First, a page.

September 11th, 2019

// Displaying art in workplaces can reduce stress levels and mental fatigue by up to 40 per cent, a South Australian study has shown.

Displaying art in workplaces can reduce stress levels and mental fatigue by up to 40 per cent, a South Australian study has shown.

University of South Australia researcher Bridgette Minuzzo has shown how artworks in offices can reduce stress.

The three-year study by University of South Australia researcher Bridgette Minuzzo involved 91 people across 18 work sites where there were no windows or direct views of nature. It included offices at three university campuses, a student breakout space and workstations in a busy Adelaide hospital.

The mental wellbeing of participants was measured before each trial with changes in their mental fatigue and stress levels surveyed over the next month.

Minuzzo said previous research showed that access to experiencing nature – even through a window – reduced stress but she wanted to test if artworks could have a similar effect.

She said her research differed from previous attention restoration studies that were usually set in a simulated environment such as an office in a lab with simulated work tasks and views.

“I also used original artworks because my focus was particularly on looking at how people might engage with an artistic representation of a view and how that might differ from having a window,” the PhD student said.

“There’s also a lot of spaces in cities where you might have a window but the view will be into a corridor or a neighbouring building or road.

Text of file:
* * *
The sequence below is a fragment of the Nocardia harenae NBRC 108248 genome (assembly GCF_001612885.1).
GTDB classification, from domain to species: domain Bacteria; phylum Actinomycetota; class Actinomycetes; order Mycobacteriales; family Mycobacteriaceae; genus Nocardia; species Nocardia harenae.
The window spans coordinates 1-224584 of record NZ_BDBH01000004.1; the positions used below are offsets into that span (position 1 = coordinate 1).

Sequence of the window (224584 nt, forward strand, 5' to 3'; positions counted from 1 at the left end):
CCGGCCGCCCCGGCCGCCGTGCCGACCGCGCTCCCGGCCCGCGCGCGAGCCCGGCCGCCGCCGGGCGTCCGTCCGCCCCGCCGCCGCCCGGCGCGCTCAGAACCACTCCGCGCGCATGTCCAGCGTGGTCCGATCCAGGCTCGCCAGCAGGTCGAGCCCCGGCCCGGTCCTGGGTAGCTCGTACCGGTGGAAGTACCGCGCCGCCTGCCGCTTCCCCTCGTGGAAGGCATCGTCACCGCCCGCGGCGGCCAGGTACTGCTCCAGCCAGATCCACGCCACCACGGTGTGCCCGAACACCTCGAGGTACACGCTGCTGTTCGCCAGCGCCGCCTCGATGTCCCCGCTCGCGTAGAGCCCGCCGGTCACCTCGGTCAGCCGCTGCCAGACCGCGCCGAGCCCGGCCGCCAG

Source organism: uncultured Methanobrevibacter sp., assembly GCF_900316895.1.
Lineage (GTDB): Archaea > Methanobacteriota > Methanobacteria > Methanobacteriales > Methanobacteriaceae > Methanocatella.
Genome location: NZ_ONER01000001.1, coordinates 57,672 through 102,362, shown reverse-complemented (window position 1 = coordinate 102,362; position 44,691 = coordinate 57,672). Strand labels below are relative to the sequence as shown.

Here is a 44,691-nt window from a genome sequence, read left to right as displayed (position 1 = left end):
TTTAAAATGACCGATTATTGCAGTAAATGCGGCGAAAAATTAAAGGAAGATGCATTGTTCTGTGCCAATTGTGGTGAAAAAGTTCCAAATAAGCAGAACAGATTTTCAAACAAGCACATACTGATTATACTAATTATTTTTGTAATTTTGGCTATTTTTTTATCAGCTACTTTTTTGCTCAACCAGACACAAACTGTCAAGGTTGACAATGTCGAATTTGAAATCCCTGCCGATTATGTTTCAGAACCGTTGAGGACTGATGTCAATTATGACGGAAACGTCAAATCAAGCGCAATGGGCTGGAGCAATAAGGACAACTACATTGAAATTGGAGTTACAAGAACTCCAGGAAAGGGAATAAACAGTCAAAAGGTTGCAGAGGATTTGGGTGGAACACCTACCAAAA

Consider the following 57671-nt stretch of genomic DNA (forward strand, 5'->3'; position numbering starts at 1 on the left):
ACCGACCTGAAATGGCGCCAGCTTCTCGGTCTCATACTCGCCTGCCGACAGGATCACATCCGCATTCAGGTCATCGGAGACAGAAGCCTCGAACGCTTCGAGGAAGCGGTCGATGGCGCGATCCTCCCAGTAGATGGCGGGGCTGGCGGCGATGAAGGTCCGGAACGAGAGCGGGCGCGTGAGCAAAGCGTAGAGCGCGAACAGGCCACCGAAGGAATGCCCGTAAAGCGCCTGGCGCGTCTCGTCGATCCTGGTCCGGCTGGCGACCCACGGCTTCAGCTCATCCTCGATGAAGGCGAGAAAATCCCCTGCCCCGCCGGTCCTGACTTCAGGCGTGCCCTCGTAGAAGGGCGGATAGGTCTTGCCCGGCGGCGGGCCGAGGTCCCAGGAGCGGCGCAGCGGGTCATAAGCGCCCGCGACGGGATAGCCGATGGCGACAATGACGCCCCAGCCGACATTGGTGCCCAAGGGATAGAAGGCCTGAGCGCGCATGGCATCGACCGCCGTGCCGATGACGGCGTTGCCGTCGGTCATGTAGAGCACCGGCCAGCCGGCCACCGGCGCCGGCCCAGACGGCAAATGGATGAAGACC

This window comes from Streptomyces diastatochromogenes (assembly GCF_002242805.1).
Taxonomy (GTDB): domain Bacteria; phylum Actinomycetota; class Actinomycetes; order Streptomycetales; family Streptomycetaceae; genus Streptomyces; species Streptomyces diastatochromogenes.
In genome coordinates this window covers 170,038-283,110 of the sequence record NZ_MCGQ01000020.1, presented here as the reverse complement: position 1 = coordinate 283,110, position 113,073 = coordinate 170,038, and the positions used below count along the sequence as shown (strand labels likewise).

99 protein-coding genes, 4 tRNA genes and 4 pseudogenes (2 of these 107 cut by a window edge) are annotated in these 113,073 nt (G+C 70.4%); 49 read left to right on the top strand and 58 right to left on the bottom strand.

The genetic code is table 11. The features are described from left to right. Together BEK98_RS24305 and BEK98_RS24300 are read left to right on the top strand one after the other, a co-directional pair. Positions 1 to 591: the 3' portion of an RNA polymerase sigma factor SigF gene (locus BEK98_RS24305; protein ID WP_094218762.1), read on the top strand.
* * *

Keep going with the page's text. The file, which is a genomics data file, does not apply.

“We can’t easily change those places but you can introduce something into that environment very easily that can help bring about a 20 to 40 per cent reduction in stress and mental fatigue.

“The participants reported that landscape paintings evoked fond memories of holidays and time spent in nature. Looking at the scenes rejuvenates tired brains and helps workers to refocus on tasks.”

Minuzzo is also an Adelaide-based visual artist with more than 20 years’ public art experience and painted the landscapes for the study herself.

She worked with a neuroscientist on the project to examine the intricacies of what happens when we are looking at nature or a realistic artistic representation of it.

Her studies found that viewing a landscape painting for as little as one to five minutes cut stress and fatigue levels.

“We all have a lunch break and a coffee break but we’ve got hours between them when we’re just sitting there and our work focus tires after 25-55 minutes,” Minuzzo said.

“If you’ve got lack of sleep, deadlines, workplace restructures and all these other stressors, sometimes you need your working brain to rest for a bit and one minute is enough for you to rejuvenate a tired working brain.”

Some of the paintings used in the study were circular, providing portal views to the natural world, while others were more ...


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